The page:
The Caribbean slumped, the Middle East jumped and Europe continued to add visitors in a year of robust — but slightly more restrained — tourism growth.
Across the globe, international tourism arrivals grew by nearly 6% to 1.4 billion last year, according to preliminary figures out Monday from the United Nations World Tourism Organization. That’s on top of 7% growth in 2017, and higher than the 4-5% growth the tourism body expected to see last year.
In a long-term forecast published in 2010, the United Nation’s tourism agency forecast the number of international arrivals would reach 1.4 billion in 2020. A combination of factors including stronger economic growth, affordable air travel, new business models, and easier access to visas accelerated that date by two years, the organization said in a statement.
“Digitalization, new business models, more affordable travel, and societal changes are expected to continue shaping our sector, so both destinations and companies need to adapt if they want to remain competitive,” UNWTO Secretary-General Zurab Pololikashvili said in the statement.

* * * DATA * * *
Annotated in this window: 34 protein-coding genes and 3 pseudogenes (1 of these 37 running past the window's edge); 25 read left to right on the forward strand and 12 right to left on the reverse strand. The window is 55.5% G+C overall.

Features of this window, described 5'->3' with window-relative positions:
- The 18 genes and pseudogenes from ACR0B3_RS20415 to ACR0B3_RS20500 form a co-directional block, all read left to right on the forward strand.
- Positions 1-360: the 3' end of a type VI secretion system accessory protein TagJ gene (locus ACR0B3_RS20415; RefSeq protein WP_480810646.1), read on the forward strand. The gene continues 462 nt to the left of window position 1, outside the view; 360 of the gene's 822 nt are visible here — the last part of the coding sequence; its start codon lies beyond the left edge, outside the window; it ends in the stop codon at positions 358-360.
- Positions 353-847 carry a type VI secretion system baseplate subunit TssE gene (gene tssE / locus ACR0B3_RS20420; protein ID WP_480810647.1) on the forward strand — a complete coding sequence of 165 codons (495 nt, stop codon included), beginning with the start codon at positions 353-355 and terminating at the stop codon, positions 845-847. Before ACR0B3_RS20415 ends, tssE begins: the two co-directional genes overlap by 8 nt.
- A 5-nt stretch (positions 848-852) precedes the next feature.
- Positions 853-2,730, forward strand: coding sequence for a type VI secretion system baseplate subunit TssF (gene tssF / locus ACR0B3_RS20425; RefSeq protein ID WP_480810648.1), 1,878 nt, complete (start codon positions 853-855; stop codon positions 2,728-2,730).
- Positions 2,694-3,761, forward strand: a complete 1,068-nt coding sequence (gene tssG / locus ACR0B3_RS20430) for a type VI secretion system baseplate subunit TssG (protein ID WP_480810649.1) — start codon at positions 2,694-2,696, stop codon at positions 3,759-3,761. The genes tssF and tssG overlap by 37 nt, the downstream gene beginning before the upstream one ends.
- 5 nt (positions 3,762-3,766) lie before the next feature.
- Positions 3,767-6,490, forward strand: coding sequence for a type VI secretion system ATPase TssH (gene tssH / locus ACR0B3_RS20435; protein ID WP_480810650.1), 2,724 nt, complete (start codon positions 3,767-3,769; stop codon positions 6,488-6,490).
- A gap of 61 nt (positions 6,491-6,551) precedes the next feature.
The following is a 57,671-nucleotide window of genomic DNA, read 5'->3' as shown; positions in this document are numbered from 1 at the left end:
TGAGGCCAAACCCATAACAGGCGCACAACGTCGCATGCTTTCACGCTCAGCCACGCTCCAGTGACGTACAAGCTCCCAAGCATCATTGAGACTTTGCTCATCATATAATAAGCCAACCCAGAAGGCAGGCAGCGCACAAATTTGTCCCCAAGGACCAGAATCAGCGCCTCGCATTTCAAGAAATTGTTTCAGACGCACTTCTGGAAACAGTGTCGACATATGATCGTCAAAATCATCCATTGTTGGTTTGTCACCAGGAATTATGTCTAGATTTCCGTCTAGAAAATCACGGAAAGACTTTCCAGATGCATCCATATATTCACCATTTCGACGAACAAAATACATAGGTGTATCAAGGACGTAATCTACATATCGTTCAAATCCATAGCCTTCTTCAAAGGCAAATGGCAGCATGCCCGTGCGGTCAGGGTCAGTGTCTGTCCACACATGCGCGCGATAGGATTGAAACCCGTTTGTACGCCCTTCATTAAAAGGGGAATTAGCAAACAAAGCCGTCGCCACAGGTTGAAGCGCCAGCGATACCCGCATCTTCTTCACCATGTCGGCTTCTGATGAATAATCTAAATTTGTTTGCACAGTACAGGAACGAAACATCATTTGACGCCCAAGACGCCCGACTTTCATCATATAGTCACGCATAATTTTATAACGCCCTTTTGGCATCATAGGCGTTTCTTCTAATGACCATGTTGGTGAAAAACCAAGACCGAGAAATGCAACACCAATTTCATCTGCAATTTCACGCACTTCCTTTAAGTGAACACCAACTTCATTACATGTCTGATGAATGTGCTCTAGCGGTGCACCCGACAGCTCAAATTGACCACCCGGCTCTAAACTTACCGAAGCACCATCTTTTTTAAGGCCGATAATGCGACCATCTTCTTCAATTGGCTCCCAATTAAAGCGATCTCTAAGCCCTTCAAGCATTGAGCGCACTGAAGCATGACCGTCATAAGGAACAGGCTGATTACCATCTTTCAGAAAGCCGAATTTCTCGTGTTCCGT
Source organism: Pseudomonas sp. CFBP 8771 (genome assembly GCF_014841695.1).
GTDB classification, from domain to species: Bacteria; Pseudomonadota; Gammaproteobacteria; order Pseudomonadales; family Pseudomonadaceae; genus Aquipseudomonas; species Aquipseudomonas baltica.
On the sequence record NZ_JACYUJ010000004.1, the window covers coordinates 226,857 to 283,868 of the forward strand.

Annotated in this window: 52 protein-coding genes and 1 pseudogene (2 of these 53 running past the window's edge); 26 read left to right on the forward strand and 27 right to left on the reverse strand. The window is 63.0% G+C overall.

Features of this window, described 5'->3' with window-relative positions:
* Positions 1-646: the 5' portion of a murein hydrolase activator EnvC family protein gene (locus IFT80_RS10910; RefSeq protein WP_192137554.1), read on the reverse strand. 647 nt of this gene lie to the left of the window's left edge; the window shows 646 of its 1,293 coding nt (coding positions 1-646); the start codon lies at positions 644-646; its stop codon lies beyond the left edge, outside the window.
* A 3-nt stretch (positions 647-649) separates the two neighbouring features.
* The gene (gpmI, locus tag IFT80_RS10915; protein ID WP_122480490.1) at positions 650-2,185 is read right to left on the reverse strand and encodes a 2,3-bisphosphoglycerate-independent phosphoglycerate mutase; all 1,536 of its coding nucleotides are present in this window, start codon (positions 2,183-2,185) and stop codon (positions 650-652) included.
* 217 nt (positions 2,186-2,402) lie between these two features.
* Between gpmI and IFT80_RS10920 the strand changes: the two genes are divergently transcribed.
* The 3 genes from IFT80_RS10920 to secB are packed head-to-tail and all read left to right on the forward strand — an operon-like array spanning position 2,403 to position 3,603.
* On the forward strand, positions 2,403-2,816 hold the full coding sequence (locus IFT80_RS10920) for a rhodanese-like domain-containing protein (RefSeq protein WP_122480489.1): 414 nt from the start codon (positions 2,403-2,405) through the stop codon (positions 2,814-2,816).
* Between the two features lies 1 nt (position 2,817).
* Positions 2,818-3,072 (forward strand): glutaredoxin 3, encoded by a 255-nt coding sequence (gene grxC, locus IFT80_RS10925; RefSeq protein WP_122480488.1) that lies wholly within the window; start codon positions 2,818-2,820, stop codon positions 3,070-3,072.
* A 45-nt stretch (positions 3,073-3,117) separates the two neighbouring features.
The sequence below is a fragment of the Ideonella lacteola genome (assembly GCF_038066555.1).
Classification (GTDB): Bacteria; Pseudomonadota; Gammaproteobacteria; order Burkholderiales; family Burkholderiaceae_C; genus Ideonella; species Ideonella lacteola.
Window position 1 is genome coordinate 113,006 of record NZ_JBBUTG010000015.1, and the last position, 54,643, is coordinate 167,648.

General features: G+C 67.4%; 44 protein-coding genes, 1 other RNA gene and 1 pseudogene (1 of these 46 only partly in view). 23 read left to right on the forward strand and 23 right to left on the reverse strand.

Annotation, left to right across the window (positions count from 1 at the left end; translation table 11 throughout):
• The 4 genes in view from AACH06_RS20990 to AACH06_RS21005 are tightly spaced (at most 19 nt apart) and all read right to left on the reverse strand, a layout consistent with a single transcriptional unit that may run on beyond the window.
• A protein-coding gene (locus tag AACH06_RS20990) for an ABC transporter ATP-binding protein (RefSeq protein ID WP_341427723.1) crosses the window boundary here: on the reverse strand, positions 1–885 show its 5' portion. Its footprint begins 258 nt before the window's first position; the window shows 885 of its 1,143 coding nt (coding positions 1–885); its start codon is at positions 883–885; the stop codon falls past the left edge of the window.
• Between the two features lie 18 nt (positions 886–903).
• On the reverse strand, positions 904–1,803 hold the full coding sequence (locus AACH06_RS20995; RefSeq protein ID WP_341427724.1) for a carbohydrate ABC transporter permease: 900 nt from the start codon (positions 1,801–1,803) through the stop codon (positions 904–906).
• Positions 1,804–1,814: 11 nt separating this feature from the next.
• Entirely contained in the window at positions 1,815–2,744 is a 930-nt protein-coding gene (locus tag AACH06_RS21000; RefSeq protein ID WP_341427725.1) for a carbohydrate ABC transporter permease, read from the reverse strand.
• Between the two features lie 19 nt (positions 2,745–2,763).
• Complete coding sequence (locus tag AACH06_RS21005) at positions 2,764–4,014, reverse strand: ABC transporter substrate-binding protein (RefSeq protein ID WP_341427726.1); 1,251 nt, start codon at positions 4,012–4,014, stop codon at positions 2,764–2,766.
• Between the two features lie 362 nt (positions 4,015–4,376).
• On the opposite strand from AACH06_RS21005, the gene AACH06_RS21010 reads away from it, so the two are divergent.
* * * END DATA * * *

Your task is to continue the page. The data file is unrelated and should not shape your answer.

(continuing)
Europe still saw the most international visitors overall, up 6% to 713 million. That’s on top of 8% growth the year before. Asia and the Pacific also grew at 6%, in line with the prior year, reaching 343 million international tourist arrivals.
Arrivals to the Americas increased by just 3% to 217 million, with Central America and the Caribbean both down 2% and North America ticking up 4%. The Caribbean drop came as some destinations recovered from the impact of hurricanes in the later part of 2017. Updated figures for international arrivals to the United States, which has struggled to maintain its share of the global tourism pie, were not available Monday due to the partial government shutdown.
Africa recorded a 7% increase in international arrivals, reaching about 67 million. The Middle East was slightly behind at 64 million arrivals, an increase of 10%.
The UNWTO expects growth to slow further in 2019 to between 3 and 4%, “more in line with historic growth trends.” Stable fuel prices, more connectivity by air, and growth from emerging markets all lend to travel increases, but an economic slowdown combined with Brexit-related uncertainty and trade tensions could keep potential travelers grounded, the tourism organization said.
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